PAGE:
Grand Canyon Depot Grand Canyon Railway Engine #18 Beyond the Visitor Center and shopping area you enter the Historic District of Grand Canyon Village. This is where the old Grand Canyon Depot is located and if you are lucky enough you may even get to see the rebuilt engine number 18 of the Grand Canyon Railway at the station. The train normally arrives at Grand Canyon around noon or so and departs for Williams again at around 4:00 PM. It operates everyday during from late spring through early autumn and on weekends only during the rest of the year. It is quite a spectacle to watch the train arrive or depart. So many people have been using the train these days that they normally have to throw a diesel engine in behind old number 18, to help pull the coaches.The parking lot next station is one of the better places to park if you are just visiting for the day. Some of the hotels in the area have some small parking lots but it is better to leave the space in these available for people that will actually be staying at them. During peak tourist season, which is most of the year, the parking situation at Grand Canyon is a nightmare. If you don't really need your car you would be advised to drive it to Williams and take the train up to the Canyon.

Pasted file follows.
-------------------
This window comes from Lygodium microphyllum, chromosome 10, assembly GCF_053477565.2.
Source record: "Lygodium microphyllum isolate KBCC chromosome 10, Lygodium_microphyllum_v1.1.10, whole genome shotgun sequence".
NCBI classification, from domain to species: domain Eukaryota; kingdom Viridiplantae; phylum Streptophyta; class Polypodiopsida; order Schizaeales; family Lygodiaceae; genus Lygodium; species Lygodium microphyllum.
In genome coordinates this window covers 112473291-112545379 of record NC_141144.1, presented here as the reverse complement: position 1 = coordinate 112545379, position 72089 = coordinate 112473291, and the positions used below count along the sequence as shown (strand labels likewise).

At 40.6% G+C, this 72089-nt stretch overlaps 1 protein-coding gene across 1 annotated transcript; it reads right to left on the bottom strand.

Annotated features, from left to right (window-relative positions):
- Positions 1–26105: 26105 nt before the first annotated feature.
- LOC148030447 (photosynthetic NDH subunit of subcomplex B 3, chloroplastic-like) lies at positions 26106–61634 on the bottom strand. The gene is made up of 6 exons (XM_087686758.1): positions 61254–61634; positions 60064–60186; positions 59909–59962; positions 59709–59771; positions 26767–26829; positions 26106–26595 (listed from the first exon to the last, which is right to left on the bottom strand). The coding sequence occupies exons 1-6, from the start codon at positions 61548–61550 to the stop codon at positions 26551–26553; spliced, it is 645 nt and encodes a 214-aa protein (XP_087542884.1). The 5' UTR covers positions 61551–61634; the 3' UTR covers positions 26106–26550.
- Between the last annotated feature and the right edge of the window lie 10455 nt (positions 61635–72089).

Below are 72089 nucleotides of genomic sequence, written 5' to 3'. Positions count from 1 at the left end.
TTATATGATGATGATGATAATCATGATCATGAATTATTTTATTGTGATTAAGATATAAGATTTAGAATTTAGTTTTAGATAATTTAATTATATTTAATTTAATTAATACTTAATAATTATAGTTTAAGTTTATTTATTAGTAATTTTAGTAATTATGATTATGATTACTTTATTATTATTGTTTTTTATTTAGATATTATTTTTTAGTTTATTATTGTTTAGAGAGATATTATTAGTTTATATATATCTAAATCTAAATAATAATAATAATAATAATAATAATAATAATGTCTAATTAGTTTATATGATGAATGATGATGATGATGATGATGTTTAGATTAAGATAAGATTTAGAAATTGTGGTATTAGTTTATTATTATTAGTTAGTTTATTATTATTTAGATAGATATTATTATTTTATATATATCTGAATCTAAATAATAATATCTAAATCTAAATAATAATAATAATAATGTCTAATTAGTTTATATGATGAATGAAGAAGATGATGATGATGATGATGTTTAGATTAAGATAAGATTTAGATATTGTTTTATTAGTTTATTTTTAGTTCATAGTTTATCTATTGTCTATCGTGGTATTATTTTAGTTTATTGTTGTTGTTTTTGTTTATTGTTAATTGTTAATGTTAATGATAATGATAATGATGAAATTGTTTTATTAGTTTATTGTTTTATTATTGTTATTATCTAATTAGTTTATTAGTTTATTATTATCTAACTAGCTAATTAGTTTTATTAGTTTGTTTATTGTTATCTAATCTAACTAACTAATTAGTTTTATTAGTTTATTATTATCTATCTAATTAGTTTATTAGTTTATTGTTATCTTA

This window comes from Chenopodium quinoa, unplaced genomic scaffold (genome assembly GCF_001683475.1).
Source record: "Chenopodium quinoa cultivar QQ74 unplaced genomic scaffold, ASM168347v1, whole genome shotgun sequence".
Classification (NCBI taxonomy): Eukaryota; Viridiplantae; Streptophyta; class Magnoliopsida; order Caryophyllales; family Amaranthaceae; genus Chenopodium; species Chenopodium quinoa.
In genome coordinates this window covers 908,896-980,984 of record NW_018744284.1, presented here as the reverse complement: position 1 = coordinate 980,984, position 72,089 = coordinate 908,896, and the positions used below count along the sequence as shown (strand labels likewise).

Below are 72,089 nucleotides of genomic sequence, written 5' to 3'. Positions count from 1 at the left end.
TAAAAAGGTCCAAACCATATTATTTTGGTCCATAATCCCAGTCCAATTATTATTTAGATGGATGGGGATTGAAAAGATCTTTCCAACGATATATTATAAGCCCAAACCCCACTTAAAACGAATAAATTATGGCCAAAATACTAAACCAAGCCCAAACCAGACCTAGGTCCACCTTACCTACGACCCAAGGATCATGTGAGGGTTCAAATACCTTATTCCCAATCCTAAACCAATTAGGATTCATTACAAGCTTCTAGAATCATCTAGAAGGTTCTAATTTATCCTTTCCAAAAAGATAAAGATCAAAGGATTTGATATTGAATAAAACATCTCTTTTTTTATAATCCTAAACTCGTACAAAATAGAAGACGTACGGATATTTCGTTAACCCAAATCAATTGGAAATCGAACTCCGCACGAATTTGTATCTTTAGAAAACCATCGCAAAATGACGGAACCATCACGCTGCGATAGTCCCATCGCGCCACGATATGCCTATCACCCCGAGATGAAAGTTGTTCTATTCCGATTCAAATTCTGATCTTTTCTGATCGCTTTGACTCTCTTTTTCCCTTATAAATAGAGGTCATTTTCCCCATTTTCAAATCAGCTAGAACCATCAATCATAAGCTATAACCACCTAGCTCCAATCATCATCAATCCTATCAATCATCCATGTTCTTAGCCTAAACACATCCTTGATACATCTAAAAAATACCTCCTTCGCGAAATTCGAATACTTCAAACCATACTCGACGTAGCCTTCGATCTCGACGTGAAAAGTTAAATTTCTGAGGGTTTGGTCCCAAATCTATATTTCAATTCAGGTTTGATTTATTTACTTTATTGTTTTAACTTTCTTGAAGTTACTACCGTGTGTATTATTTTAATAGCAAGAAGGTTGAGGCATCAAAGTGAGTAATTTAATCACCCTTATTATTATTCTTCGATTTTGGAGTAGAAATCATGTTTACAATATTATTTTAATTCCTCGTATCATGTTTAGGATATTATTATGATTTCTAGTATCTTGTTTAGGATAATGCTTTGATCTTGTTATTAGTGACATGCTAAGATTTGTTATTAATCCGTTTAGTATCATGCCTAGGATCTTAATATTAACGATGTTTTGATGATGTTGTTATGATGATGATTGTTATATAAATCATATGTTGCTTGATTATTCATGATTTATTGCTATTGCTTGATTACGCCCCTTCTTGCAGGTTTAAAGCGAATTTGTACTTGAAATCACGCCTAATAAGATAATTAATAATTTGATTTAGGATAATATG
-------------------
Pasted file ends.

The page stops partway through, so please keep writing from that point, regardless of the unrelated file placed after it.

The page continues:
Hopi House El Tovar Hotel Also located in the Historic District, perched right on the rim of the Canyon are Hopi House and the El Tovar Hotel. To reach the either just climb up the hill next to the railway station. There is some limited parking available at the top next to the hotel, behind Hopi House, if you are physically challenged (or real lazy), otherwise leave it for the hotel guests. If you like to walk and you want to leave your car at the Yavapai Observation station, all of the rim sites are accessible via the rim trail. You can walk from the observation station to the visitor center and continue on along to the Historic District on the rim. The views of the Canyon from along the rim walk are fantastic. Both Hopi House and the El Tovar where designed by Mary Jane Coulter and both have a rich history.